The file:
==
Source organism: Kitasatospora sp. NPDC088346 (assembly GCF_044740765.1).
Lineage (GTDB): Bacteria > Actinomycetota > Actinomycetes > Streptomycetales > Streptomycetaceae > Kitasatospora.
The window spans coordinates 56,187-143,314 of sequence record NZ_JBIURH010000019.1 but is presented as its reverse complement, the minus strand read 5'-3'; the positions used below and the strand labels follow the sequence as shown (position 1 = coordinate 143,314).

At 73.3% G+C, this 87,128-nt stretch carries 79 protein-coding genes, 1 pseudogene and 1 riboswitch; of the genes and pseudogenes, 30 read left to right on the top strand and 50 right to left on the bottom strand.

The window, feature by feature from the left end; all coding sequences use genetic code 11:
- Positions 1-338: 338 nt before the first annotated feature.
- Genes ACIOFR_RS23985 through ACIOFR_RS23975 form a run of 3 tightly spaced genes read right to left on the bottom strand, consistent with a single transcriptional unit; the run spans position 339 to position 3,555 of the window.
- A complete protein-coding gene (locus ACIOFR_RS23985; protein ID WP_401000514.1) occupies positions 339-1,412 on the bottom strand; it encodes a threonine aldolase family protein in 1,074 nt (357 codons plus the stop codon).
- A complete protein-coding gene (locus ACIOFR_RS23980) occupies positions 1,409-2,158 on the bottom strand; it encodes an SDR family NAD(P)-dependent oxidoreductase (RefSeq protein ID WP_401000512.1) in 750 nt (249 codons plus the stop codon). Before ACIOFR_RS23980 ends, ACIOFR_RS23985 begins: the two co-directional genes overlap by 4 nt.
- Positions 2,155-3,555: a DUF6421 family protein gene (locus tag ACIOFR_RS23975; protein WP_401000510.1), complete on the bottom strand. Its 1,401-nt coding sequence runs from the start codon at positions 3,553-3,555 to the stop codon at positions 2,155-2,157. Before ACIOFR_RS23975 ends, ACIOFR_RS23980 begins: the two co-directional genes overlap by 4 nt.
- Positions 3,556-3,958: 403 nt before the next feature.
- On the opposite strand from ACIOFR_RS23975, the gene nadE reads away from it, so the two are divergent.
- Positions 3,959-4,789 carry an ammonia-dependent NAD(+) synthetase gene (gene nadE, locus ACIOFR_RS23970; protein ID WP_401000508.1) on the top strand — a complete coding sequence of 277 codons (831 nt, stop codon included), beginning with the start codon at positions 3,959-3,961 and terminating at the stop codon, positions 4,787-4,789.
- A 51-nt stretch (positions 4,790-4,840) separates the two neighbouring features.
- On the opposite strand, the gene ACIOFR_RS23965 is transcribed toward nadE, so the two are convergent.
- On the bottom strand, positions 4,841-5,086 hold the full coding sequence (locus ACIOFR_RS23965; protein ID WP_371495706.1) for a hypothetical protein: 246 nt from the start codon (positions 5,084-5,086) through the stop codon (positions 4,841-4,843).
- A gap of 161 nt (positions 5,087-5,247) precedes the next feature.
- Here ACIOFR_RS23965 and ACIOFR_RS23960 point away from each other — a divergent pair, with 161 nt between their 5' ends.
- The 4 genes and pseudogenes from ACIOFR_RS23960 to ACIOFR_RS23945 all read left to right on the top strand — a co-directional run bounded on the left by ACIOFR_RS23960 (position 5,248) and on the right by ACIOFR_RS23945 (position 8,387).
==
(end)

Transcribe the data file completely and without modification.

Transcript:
Source organism: Kitasatospora sp. NPDC088346 (assembly GCF_044740765.1).
Lineage (GTDB): Bacteria > Actinomycetota > Actinomycetes > Streptomycetales > Streptomycetaceae > Kitasatospora.
The window spans coordinates 56,187-143,314 of sequence record NZ_JBIURH010000019.1 but is presented as its reverse complement, the minus strand read 5'-3'; the positions used below and the strand labels follow the sequence as shown (position 1 = coordinate 143,314).

At 73.3% G+C, this 87,128-nt stretch carries 79 protein-coding genes, 1 pseudogene and 1 riboswitch; of the genes and pseudogenes, 30 read left to right on the top strand and 50 right to left on the bottom strand.

The window, feature by feature from the left end; all coding sequences use genetic code 11:
- Positions 1-338: 338 nt before the first annotated feature.
- Genes ACIOFR_RS23985 through ACIOFR_RS23975 form a run of 3 tightly spaced genes read right to left on the bottom strand, consistent with a single transcriptional unit; the run spans position 339 to position 3,555 of the window.
- A complete protein-coding gene (locus ACIOFR_RS23985; protein ID WP_401000514.1) occupies positions 339-1,412 on the bottom strand; it encodes a threonine aldolase family protein in 1,074 nt (357 codons plus the stop codon).
- A complete protein-coding gene (locus ACIOFR_RS23980) occupies positions 1,409-2,158 on the bottom strand; it encodes an SDR family NAD(P)-dependent oxidoreductase (RefSeq protein ID WP_401000512.1) in 750 nt (249 codons plus the stop codon). Before ACIOFR_RS23980 ends, ACIOFR_RS23985 begins: the two co-directional genes overlap by 4 nt.
- Positions 2,155-3,555: a DUF6421 family protein gene (locus tag ACIOFR_RS23975; protein WP_401000510.1), complete on the bottom strand. Its 1,401-nt coding sequence runs from the start codon at positions 3,553-3,555 to the stop codon at positions 2,155-2,157. Before ACIOFR_RS23975 ends, ACIOFR_RS23980 begins: the two co-directional genes overlap by 4 nt.
- Positions 3,556-3,958: 403 nt before the next feature.
- On the opposite strand from ACIOFR_RS23975, the gene nadE reads away from it, so the two are divergent.
- Positions 3,959-4,789 carry an ammonia-dependent NAD(+) synthetase gene (gene nadE, locus ACIOFR_RS23970; protein ID WP_401000508.1) on the top strand — a complete coding sequence of 277 codons (831 nt, stop codon included), beginning with the start codon at positions 3,959-3,961 and terminating at the stop codon, positions 4,787-4,789.
- A 51-nt stretch (positions 4,790-4,840) separates the two neighbouring features.
- On the opposite strand, the gene ACIOFR_RS23965 is transcribed toward nadE, so the two are convergent.
- On the bottom strand, positions 4,841-5,086 hold the full coding sequence (locus ACIOFR_RS23965; protein ID WP_371495706.1) for a hypothetical protein: 246 nt from the start codon (positions 5,084-5,086) through the stop codon (positions 4,841-4,843).
- A gap of 161 nt (positions 5,087-5,247) precedes the next feature.
- Here ACIOFR_RS23965 and ACIOFR_RS23960 point away from each other — a divergent pair, with 161 nt between their 5' ends.
- The 4 genes and pseudogenes from ACIOFR_RS23960 to ACIOFR_RS23945 all read left to right on the top strand — a co-directional run bounded on the left by ACIOFR_RS23960 (position 5,248) and on the right by ACIOFR_RS23945 (position 8,387).